James: That’s great. A monastery seems like the most natural setting to become centered, but your path was about adapting the practice to fit your needs in an emotional and physical safe space.
I feel like many people are seeking spirituality these days. The internet and “fast culture” seem to make finding daily personal relevance increasingly difficult. What does the average practitioner get out of meditation?
Gloria: I think it has a lot to do with accessibility, not just relevance. The Springs is all about making these ancient practices relevant and meaningful for the 20th century urban American yogi. That’s why I structured our meditation class (see link) to be midday 1 pm, free, just 30 minutes, at a yoga studio. I want to make it is flexible.
My whole practice is about making it so others have nothing to lose. It’s not intimidating, you don’t need prior experience, we have urban art on the walls, we’re pretty hip. We aren’t trying to create a certain type of character. We don’t have fancy cushions on purpose and the space as a whole replicates practices you could do anywhere alone or ideally with friends. If you are nervous, unsure, need to readjust yourself or break the silence during practice, by all means! Be honest with that. We’re not here to stop our minds or “feel” or “act” peaceful. One should merely observe everything that comes up.
The more you observe and become centered through the breath, the more we can begin to witness positive and negative patterns. We can extract negative thoughts and plant new seeds with more positive perspectives and emotions.
But it’s practice and it takes time.
So that’s I create space where people can just feel welcome. Be exactly as you are, feel safe in the silence or in the music, close your eyes, share or don’t share in our post-meditation discussion and see what you can gleam from these practices for yourself. That’s the goal, demystifying and making the practice accessible.
James: I’ve been thinking about this for years. There has been a reemergence of mindfulness movements, yoga and other stereotypically “Eastern” practices, especially in Los Angeles and the Bay Area. “Spiritualism” is a thing now.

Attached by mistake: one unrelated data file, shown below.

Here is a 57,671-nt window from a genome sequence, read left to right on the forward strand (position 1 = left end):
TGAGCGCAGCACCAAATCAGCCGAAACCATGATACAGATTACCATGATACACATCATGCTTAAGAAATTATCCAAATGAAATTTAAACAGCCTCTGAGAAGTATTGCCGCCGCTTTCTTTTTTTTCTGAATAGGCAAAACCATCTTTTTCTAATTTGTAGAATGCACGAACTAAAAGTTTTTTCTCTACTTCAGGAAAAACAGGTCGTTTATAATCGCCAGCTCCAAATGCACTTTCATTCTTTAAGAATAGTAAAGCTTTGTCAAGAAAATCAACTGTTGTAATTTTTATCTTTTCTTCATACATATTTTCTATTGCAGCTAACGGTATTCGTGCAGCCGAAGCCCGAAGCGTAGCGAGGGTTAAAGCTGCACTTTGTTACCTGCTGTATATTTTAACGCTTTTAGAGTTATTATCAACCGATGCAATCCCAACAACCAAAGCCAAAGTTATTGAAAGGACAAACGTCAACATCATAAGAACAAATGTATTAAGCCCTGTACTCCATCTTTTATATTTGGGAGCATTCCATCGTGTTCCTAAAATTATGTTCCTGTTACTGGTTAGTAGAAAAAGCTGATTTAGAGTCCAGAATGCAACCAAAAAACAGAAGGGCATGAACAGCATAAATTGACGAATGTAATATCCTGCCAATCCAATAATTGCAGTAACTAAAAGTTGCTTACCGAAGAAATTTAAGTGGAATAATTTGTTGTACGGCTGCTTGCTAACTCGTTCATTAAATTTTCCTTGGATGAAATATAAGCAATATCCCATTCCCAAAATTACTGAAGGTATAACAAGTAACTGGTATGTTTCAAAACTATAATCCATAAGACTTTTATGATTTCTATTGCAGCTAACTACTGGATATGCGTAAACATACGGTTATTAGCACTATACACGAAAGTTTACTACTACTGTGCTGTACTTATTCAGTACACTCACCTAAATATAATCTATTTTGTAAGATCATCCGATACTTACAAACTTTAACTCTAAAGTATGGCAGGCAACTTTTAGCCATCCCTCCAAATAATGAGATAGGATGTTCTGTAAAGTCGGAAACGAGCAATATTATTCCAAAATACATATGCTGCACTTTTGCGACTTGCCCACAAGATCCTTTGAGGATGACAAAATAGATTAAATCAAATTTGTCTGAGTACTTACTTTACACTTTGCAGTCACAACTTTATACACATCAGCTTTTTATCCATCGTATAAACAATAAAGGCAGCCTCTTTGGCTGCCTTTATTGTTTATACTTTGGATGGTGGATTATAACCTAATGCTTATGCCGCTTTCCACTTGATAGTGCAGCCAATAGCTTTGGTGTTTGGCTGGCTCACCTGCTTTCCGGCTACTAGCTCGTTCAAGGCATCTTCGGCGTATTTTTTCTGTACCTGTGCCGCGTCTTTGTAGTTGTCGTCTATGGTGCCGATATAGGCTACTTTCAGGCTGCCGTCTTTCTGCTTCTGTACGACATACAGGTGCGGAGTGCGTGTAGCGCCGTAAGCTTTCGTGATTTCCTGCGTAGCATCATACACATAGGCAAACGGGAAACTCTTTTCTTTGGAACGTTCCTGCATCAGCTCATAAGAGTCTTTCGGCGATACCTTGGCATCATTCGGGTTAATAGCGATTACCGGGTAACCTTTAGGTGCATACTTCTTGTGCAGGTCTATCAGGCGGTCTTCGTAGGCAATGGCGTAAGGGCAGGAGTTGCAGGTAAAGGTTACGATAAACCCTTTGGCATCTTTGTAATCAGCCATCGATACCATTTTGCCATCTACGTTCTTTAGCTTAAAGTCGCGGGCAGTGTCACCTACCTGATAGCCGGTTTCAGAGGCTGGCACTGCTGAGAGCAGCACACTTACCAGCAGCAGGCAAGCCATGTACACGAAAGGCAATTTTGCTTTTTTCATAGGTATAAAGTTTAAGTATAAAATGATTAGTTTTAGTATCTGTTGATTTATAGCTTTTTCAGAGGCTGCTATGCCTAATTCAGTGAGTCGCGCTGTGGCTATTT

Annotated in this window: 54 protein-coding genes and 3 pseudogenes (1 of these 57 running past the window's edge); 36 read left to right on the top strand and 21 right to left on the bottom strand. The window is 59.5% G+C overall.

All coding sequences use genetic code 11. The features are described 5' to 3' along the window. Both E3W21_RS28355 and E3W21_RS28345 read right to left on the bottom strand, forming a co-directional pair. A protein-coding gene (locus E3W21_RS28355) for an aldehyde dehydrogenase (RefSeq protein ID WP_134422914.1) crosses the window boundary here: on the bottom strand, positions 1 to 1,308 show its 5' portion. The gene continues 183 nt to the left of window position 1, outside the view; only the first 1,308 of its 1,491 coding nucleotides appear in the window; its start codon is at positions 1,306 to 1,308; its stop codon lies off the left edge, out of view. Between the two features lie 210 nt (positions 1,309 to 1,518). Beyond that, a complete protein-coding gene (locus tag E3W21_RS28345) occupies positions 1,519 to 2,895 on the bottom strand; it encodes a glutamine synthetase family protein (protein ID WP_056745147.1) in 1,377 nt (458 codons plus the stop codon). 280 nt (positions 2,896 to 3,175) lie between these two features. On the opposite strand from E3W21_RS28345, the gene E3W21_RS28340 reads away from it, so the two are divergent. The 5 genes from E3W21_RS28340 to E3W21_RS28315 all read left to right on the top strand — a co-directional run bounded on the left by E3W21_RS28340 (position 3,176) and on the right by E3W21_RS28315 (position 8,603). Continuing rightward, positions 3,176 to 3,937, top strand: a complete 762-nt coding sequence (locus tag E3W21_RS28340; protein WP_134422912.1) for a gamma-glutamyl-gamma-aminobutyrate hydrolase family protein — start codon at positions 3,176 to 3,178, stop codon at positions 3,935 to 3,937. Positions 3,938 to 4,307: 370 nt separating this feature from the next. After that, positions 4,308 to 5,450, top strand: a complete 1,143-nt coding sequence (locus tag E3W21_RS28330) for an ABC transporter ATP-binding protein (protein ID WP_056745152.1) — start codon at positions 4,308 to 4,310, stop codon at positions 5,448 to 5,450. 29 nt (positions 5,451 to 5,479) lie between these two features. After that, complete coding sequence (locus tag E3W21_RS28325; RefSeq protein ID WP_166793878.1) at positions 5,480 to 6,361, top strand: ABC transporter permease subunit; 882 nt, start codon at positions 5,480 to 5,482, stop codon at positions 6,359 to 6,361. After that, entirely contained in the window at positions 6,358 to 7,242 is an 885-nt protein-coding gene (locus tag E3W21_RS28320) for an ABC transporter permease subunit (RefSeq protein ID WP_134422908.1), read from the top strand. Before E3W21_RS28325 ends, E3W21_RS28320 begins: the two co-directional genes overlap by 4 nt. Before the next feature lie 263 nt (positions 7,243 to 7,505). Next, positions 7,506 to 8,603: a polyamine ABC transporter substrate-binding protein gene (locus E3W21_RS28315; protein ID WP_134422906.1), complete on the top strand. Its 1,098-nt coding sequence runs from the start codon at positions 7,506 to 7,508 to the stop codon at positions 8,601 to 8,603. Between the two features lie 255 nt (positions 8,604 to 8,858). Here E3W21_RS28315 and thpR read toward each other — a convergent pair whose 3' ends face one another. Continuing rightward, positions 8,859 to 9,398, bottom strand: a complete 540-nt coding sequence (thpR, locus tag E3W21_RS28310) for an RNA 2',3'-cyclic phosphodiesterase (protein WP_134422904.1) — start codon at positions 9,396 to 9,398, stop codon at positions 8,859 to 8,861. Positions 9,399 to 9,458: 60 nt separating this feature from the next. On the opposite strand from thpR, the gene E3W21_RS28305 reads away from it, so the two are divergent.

Do you see any sort of contention between those who define yoga as a religious practice and those who simply use the techniques for fitness or an excuse to socialize? Can you take the historical and religious aspects out of yoga?
Gloria: Yes and yes and no. There’s a full spectrum of this! I think we’re all on the path to finding our truest and highest self. According to ancient Vedic texts, yoga’s absolute objective is to find union with god. There is no big secret about the word god, the divine, or Krishna. So in one sense, yoga is about aspiring to connect with something greater than ourselves. Spiritual and religion practices evolved from those aspirations.
Speaking to the resurgence of “Eastern” practices, honestly all tribes connected with the earth have had some form of meditation and the breath; Hawaiians, Native Americans, it’s not just “Eastern.” The gurus just happened to get famous from the new Buddhist and yoga movements of the 1960s and 1970s. But the basic process of coming to the breath and revering basic human connection to nature is pretty universal.
Can we separate them? Absolutely, it’s a matter of perspective. One can call their practice yoga and really they are just doing stretches or poses, which could also be called gymnastics or aerobics. Create a new name for it and that is fine. You will find the people who are spiritually materialistic or look spiritual but they’re not or they’re playing the part. There are all of those, there are many layers within that.
I think people have different opinions just like they do about everything. It’s good, that’s the juice of diversity and everyone being mirrors for each other.
And at some point, bless them for at least trying, bless them for wanting to be a better person. I think we are all on the path, there’s some contention and yes some conflict. But again, we’re all just rubbing up against each other on this journey. Ultimately it just has to come to what is true for you.
This practice of meditation is important because in your breath, when you are sitting silently with yourself, one has the opportunity to reflect. We become mindful of how we tolerate, accept, speak, and act honestly with each other. It’s in this state when you are able to find your truth of truth and what your heart of hearts is saying to you. What do you really identify with?
People have to see themselves for who they really are and honor that.
No one else is in your being.